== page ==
Learn To Draw People : A Quick Grasp on Basic Proportions and Structure
As you learn to draw people, developing an understanding of overall body proportions and the geometrical shapes that make up the human body will help you achieve a convincing likeness. Also, you want to avoid some of the pitfalls beginners often stumble into so stay mindful of common mistakes and the poor habits that lead to them.
If you have time, find a good book on human anatomy and study the musculoskeletal system that makes up the fundamental structure of a human body.
For a quick start, look at the proportional relationship of a human head to its body length.
You can see that, when standing fairly upright, an adult man's body is about 6 to 7 head's in length. For a woman, it can be the same or maybe shorter. As for children, the younger the age, the smaller the ratio, say 1 to 5 or 1 to 4 in a toddler. This is just an average, of course, since there are wide variations among individuals.
Learn to draw people - construct with simple shapes
Once you establish the overall ratio of head to body length, turn your attention to the basic shapes that make up the parts of the body. At this stage you want to break the body down to several simple large masses.
In frontal view, a person's torso or trunk can be viewed as an oval supported by a spinal cord. The hip line divides the body in half (top and bottom).
The distance from the top of the head to the hip line is roughly equal to the distance from the hips to the soles of the feet. When the arm is hanging straight down at one's side, this line aligns with the inner wrist. As artists, this is the sort of information you use to keep your figures convincing.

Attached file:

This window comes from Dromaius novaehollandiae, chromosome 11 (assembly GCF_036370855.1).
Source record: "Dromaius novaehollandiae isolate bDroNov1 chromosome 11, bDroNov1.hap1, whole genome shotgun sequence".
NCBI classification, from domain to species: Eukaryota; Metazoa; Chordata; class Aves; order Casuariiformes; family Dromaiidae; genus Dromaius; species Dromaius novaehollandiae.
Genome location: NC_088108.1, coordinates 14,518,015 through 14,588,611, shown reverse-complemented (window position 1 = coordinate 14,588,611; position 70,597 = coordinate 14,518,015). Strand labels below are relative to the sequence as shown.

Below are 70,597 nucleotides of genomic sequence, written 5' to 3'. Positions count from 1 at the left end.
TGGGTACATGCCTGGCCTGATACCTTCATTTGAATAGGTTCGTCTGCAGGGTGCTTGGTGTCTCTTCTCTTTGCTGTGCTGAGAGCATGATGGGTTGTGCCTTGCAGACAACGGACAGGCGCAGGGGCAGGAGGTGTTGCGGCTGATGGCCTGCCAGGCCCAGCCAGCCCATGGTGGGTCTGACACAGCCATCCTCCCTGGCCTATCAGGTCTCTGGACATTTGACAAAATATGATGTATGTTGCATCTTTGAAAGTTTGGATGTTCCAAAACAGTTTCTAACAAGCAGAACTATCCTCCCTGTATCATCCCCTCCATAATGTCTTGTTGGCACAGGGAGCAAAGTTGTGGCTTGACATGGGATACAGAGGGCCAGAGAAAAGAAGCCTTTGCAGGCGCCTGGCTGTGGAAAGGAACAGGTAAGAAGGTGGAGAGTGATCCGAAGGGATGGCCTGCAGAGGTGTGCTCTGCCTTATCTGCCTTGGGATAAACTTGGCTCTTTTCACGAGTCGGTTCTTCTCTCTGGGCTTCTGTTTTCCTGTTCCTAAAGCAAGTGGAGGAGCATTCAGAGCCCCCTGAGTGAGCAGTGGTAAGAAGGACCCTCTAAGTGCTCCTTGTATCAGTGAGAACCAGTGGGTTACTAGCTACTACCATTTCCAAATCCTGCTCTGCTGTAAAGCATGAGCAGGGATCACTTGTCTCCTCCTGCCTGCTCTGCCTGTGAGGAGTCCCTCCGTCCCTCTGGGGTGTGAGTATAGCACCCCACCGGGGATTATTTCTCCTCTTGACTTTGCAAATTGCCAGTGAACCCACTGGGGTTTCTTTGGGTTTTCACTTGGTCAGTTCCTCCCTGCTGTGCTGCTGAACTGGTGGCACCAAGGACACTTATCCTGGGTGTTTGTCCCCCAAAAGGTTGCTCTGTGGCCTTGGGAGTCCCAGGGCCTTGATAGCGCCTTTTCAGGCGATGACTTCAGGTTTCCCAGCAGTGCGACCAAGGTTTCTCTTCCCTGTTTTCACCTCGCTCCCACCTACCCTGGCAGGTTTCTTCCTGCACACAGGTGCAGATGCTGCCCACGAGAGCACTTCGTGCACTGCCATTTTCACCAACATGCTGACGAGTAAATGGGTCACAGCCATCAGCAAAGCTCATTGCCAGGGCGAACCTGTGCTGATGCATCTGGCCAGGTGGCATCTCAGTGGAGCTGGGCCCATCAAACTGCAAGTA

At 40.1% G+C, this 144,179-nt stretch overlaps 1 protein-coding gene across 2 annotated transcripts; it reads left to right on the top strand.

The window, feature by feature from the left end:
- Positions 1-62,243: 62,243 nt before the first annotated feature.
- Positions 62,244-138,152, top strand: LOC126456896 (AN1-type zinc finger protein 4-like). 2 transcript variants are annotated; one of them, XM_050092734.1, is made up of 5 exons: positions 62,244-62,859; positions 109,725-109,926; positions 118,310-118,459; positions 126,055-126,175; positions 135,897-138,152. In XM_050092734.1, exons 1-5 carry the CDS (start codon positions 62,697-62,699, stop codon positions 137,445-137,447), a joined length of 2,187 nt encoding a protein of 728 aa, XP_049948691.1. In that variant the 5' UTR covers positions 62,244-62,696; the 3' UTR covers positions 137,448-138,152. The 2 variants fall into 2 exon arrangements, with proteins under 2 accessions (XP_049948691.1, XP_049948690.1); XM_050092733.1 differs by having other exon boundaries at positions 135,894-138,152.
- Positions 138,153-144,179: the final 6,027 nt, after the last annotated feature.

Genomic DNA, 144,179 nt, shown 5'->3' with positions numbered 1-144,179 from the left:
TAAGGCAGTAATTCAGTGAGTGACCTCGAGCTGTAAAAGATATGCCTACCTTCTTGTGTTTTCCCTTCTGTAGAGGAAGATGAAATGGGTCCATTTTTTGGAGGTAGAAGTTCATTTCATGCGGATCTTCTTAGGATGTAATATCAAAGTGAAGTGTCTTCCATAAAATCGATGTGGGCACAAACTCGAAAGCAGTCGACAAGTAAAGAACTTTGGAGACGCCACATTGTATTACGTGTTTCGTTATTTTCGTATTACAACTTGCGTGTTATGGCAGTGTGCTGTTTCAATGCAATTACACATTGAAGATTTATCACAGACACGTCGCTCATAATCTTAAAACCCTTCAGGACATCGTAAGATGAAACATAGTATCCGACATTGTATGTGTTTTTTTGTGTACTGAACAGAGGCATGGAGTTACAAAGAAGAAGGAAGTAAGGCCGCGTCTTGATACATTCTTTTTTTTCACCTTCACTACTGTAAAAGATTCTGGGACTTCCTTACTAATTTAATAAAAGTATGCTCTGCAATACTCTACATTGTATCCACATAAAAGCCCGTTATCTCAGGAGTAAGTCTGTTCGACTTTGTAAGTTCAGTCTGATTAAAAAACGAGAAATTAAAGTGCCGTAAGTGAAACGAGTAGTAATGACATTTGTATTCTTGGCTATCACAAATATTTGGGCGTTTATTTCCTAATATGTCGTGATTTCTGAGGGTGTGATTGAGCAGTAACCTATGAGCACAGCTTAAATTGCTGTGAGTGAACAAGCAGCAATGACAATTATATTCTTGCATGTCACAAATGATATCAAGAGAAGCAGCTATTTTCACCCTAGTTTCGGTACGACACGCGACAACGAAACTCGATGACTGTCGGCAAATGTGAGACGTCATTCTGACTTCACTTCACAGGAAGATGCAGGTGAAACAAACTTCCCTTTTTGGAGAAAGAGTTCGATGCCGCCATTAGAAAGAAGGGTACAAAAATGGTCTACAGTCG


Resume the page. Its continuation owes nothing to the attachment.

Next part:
Draw the pelvis as a block and connect it to the torso via the spine. When you learn to draw people, getting the center line of the torso correct, both front and back, is very important. It is always a good idea to use this line as a checkpoint, especially in the three-quarter view when the person you are drawing is in perspective.
Arms and legs. Look at them as irregular cylinders connected with joints.
Some artists liken the shapes of the arms and legs to blocks. The most natural way to construct the arm is to block it in as two cylinders of about the same length; one for the upper arm from the top of the shoulder to the elbow; and another for the forearm from the elbow to the wrist.
The leg? In profile it presents an elongated “S” curve. The leg resembles two cylinders of equal length: one from the upper thigh to the kneecap, and the other from the kneecap to the inner ankle bone.
Draw your kneecap like as a ball between the thigh and the calf (accounting for its somewhat round shape).
Lastly, don't forget the feet. When you draw a foot, try blocking it in with straight lines for a strength and support. And then block in the toes as small cylindrical forms. Learning to draw the toenail properly, as they will help put the foot in perspective. This is important, because all views from the front present the foot in perspective.
You can look at the above diagrams, as well as other pictures and your own body, but there is no substitute for drawing from a live model when you desire to learn to draw people.
If you can't find a life drawing class in your area, you should start one. Perhaps you can get members of your family, a classmate, or a friend to pose while resting, reading, or even watching television.
I highly recommend this book for learning how to draw from a life model.
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